DUTCHMAN and THE SLAVE: Two Plays by LeRoi Jones


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There's an underground movement in the theatre today staffed largely by poets, e.g., Weinstein. Koch, O'Hara. Jones springs from that group and also from the more isolated achievements of Albee. Dutchman, currently a voguish Off-Broadway item, and Slave, unproduced as yet, are two fiery, fascinating, and ultimately ""fantastic"" dramatizations of the racial dilemma. The first, a subway interlude in which a white sexpot murders a Negro apparently with the connivance and/or indifference of the other passengers; the second, reversing the procedure, a projection into the future whereby, against an academic setting, a black revolutionary wrecks the lives of his former white wife and her husband. The dialogue is alternately savage and sly; the characterizations, especially in Dutchman, lively enough. Unfortunately, while the structure is naturalistic, the thematic intent isn't; the figures, meant to be Representative Types, never succeed as interchanging symbolizations of oppressed and oppressor. Nor do Jones' hallucinatory auras, his eleventh hour warnings, import much more than private rage and remembered humiliation. But his technical talents- vigorous and artfully ""repellent""- suggest, probably unconsciously, the first American approach to Artaud's Theatre of Cruelty, and that, rather than Social Protest, is what makes the plays notable and the man a playwright to watch.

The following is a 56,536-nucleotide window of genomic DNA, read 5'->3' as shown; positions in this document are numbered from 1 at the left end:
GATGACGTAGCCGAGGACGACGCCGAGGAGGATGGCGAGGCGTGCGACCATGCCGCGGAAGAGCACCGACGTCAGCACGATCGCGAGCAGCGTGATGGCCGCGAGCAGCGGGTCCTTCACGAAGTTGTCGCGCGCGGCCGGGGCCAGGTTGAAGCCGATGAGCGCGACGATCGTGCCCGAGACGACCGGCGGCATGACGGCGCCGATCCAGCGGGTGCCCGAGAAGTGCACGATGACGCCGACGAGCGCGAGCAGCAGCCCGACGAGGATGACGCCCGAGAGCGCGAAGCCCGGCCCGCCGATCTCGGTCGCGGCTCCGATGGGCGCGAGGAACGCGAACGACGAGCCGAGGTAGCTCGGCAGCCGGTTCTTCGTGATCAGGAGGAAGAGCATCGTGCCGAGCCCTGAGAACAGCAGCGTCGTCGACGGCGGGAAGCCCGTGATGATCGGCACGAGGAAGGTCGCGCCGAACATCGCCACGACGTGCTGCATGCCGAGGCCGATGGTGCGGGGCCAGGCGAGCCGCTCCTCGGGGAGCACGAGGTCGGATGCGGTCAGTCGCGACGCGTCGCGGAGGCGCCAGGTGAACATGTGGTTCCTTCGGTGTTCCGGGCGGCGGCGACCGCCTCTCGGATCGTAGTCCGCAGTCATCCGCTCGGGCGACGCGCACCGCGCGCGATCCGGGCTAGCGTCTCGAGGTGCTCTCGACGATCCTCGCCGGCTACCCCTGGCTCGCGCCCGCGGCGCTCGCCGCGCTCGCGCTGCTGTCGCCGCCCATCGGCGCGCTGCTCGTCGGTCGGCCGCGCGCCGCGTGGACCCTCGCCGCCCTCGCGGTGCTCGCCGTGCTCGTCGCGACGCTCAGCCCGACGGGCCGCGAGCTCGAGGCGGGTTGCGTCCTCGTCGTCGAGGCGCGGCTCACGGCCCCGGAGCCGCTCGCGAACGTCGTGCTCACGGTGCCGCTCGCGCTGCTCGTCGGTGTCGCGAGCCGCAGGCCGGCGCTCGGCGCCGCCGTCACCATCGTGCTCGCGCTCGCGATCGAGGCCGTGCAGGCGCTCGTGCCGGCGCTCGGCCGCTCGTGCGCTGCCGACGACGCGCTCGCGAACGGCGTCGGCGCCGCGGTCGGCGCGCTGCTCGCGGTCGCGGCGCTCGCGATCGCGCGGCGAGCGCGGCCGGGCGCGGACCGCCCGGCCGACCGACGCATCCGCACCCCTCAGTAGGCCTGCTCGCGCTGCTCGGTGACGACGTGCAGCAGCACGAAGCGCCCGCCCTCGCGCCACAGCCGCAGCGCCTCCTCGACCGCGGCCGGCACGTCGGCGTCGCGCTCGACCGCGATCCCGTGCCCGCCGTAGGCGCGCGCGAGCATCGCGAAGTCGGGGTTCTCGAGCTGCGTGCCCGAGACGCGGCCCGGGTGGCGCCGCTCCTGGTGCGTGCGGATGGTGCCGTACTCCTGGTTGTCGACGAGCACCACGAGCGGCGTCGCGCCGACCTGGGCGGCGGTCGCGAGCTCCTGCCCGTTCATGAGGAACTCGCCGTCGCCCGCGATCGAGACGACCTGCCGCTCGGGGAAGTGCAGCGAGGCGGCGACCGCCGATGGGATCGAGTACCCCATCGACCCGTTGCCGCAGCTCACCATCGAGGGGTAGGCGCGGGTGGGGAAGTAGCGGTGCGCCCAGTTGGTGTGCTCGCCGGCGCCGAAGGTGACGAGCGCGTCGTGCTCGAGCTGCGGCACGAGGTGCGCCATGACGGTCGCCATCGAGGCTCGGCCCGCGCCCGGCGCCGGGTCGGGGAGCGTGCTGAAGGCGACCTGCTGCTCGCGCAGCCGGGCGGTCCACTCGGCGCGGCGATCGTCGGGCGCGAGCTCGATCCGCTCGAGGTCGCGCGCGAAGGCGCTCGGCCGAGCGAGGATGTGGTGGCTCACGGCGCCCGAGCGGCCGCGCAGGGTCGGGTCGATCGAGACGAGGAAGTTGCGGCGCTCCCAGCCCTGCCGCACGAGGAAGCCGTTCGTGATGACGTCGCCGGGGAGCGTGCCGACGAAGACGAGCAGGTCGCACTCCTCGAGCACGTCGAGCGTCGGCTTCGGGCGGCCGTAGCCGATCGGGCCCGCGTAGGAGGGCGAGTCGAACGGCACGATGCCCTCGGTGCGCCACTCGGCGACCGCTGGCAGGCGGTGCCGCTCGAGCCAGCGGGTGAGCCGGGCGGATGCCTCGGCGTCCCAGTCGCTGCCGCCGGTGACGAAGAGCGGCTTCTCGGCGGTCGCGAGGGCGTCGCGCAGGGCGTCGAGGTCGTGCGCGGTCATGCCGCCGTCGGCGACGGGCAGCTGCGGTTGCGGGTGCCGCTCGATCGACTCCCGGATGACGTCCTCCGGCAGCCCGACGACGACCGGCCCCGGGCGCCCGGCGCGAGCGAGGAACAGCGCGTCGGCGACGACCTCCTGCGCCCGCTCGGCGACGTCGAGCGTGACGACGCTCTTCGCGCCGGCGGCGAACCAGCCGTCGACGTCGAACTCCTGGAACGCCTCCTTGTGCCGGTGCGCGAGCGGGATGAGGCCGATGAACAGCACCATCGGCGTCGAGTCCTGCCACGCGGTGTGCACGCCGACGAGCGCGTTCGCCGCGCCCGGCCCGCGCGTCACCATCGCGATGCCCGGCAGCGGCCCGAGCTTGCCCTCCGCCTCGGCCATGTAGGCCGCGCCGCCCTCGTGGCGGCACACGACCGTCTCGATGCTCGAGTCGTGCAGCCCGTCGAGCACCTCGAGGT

Pub Date: Aug. 19th, 1964
Publisher: Worrow